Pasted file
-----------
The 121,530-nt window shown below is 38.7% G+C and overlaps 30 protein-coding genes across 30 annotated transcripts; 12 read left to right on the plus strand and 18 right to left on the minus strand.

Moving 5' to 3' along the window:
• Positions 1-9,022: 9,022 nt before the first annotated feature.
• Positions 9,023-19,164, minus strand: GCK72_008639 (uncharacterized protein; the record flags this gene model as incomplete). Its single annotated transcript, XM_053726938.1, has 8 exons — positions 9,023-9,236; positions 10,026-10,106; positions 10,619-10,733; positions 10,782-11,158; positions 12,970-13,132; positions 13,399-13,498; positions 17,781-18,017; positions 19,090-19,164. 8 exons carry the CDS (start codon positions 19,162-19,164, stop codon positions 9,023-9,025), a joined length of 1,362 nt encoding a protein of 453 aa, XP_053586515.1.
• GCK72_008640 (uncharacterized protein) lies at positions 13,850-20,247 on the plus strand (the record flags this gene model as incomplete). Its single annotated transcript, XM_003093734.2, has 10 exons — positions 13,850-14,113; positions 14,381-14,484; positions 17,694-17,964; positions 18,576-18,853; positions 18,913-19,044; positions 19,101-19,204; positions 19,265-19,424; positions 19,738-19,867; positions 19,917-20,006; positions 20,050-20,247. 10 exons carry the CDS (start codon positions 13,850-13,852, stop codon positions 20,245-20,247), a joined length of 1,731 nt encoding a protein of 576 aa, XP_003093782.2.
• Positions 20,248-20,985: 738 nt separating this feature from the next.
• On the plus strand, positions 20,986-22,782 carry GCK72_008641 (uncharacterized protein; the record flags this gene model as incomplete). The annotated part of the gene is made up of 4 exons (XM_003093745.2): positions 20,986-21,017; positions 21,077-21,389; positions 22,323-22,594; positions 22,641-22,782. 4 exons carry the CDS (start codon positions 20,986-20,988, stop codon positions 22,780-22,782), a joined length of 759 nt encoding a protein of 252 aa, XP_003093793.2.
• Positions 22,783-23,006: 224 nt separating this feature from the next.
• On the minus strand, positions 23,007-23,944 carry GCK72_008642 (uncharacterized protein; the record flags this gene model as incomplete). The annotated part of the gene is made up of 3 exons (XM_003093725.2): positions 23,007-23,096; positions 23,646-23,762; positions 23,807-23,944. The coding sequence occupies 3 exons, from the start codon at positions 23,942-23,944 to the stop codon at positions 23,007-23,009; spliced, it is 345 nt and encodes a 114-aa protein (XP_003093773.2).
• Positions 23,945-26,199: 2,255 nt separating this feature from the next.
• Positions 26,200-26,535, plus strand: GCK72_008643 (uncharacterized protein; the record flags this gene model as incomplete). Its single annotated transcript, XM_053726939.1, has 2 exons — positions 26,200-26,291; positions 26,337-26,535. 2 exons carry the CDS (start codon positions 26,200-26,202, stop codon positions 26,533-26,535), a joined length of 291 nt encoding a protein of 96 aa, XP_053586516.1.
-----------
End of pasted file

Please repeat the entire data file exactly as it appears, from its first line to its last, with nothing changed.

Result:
The 121,530-nt window shown below is 38.7% G+C and overlaps 30 protein-coding genes across 30 annotated transcripts; 12 read left to right on the plus strand and 18 right to left on the minus strand.

Moving 5' to 3' along the window:
• Positions 1-9,022: 9,022 nt before the first annotated feature.
• Positions 9,023-19,164, minus strand: GCK72_008639 (uncharacterized protein; the record flags this gene model as incomplete). Its single annotated transcript, XM_053726938.1, has 8 exons — positions 9,023-9,236; positions 10,026-10,106; positions 10,619-10,733; positions 10,782-11,158; positions 12,970-13,132; positions 13,399-13,498; positions 17,781-18,017; positions 19,090-19,164. 8 exons carry the CDS (start codon positions 19,162-19,164, stop codon positions 9,023-9,025), a joined length of 1,362 nt encoding a protein of 453 aa, XP_053586515.1.
• GCK72_008640 (uncharacterized protein) lies at positions 13,850-20,247 on the plus strand (the record flags this gene model as incomplete). Its single annotated transcript, XM_003093734.2, has 10 exons — positions 13,850-14,113; positions 14,381-14,484; positions 17,694-17,964; positions 18,576-18,853; positions 18,913-19,044; positions 19,101-19,204; positions 19,265-19,424; positions 19,738-19,867; positions 19,917-20,006; positions 20,050-20,247. 10 exons carry the CDS (start codon positions 13,850-13,852, stop codon positions 20,245-20,247), a joined length of 1,731 nt encoding a protein of 576 aa, XP_003093782.2.
• Positions 20,248-20,985: 738 nt separating this feature from the next.
• On the plus strand, positions 20,986-22,782 carry GCK72_008641 (uncharacterized protein; the record flags this gene model as incomplete). The annotated part of the gene is made up of 4 exons (XM_003093745.2): positions 20,986-21,017; positions 21,077-21,389; positions 22,323-22,594; positions 22,641-22,782. 4 exons carry the CDS (start codon positions 20,986-20,988, stop codon positions 22,780-22,782), a joined length of 759 nt encoding a protein of 252 aa, XP_003093793.2.
• Positions 22,783-23,006: 224 nt separating this feature from the next.
• On the minus strand, positions 23,007-23,944 carry GCK72_008642 (uncharacterized protein; the record flags this gene model as incomplete). The annotated part of the gene is made up of 3 exons (XM_003093725.2): positions 23,007-23,096; positions 23,646-23,762; positions 23,807-23,944. The coding sequence occupies 3 exons, from the start codon at positions 23,942-23,944 to the stop codon at positions 23,007-23,009; spliced, it is 345 nt and encodes a 114-aa protein (XP_003093773.2).
• Positions 23,945-26,199: 2,255 nt separating this feature from the next.
• Positions 26,200-26,535, plus strand: GCK72_008643 (uncharacterized protein; the record flags this gene model as incomplete). Its single annotated transcript, XM_053726939.1, has 2 exons — positions 26,200-26,291; positions 26,337-26,535. 2 exons carry the CDS (start codon positions 26,200-26,202, stop codon positions 26,533-26,535), a joined length of 291 nt encoding a protein of 96 aa, XP_053586516.1.